If you’re looking for a multi-bagger, there’s a few things to keep an eye out for. Firstly, we’ll want to see a proven return on capital employed (ROCE) that is increasing, and secondly, an expanding base of capital employed. This shows us that it’s a compounding machine, able to continually reinvest its earnings back into the business and generate higher returns. So on that note, Digital Turbine (NASDAQ:APPS) looks quite promising in regards to its trends of return on capital.
Return On Capital Employed (ROCE): What is it?
If you haven’t worked with ROCE before, it measures the ‘return’ (pre-tax profit) a company generates from capital employed in its business. To calculate this metric for Digital Turbine, this is the formula:
Return on Capital Employed = Earnings Before Interest and Tax (EBIT) ÷ (Total Assets – Current Liabilities)
0.18 = US$21m ÷ (US$192m – US$79m) (Based on the trailing twelve months to June 2020).
Therefore, Digital Turbine has an ROCE of 18%. On its own, that’s a standard return, however it’s much better than the 9.2% generated by the Software industry.
In the above chart we have measured Digital Turbine’s prior ROCE against its prior performance, but the future is arguably more important. If you’re interested, you can view the analysts predictions in our free report on analyst forecasts for the company.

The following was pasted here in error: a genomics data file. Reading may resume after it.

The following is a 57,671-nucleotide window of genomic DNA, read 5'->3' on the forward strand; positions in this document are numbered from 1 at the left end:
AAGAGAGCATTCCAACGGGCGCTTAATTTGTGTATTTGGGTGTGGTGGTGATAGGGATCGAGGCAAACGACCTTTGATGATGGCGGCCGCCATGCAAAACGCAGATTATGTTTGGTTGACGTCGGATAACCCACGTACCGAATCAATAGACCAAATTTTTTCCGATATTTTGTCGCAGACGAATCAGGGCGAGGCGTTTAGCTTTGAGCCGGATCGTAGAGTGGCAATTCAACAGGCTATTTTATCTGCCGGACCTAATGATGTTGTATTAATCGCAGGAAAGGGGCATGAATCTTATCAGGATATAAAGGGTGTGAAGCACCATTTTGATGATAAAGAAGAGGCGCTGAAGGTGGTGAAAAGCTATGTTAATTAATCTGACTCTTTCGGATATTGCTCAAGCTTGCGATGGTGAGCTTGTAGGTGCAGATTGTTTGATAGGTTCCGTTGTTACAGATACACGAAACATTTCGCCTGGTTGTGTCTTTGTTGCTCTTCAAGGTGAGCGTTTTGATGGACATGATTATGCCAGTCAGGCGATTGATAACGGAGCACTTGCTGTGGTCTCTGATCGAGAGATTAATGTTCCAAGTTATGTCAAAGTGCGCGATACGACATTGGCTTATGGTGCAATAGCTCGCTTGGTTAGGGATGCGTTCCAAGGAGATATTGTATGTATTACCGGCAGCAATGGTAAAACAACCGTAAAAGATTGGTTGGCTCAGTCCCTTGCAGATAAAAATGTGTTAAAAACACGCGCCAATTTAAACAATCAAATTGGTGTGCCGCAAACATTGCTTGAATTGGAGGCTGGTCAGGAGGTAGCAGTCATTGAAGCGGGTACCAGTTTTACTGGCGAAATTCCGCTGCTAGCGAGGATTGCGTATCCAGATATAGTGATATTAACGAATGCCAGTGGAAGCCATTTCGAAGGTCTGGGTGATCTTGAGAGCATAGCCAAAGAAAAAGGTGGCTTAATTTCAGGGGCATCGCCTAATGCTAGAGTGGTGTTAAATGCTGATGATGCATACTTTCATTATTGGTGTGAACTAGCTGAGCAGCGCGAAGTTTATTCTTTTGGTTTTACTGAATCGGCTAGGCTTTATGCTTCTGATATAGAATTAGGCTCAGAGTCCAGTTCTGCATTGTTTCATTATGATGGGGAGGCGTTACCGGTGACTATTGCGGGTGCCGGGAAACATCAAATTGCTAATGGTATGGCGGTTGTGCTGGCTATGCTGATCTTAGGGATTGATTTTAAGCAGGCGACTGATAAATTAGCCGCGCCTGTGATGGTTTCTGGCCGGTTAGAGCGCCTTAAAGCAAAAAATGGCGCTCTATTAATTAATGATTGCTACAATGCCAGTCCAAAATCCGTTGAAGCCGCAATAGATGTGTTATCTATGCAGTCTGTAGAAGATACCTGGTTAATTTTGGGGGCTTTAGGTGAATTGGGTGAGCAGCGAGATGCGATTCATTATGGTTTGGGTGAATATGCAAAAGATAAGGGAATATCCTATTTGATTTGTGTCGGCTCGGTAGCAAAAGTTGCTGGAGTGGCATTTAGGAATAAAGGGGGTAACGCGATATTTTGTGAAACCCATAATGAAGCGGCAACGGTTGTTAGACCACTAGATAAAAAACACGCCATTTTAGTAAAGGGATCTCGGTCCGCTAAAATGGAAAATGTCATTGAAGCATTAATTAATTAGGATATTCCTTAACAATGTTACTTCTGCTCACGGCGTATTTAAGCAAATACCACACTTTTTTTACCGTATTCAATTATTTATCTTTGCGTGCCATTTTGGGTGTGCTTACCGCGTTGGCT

What Can We Tell From Digital Turbine’s ROCE Trend?
The fact that Digital Turbine is now generating some pre-tax profits from its prior investments is very encouraging. About five years ago the company was generating losses but things have turned around because it’s now earning 18% on its capital. And unsurprisingly, like most companies trying to break into the black, Digital Turbine is utilizing 22% more capital than it was five years ago. This can indicate that there’s plenty of opportunities to invest capital internally and at ever higher rates, both common traits of a multi-bagger.On a side note, we noticed that the improvement in ROCE appears to be partly fueled by an increase in current liabilities. Effectively this means that suppliers or short-term creditors are now funding 41% of the business, which is more than it was five years ago. And with current liabilities at those levels, that’s pretty high.
Our Take On Digital Turbine’s ROCE
To the delight of most shareholders, Digital Turbine has now broken into profitability. Since the stock has returned a staggering 1,104% to shareholders over the last five years, it looks like investors are recognizing these changes. With that being said, we still think the promising fundamentals mean the company deserves some further due diligence.
On a separate note, we’ve found 3 warning signs for Digital Turbine you’ll probably want to know about.
For those who like to invest in solid companies, check out this free list of companies with solid balance sheets and high returns on equity.
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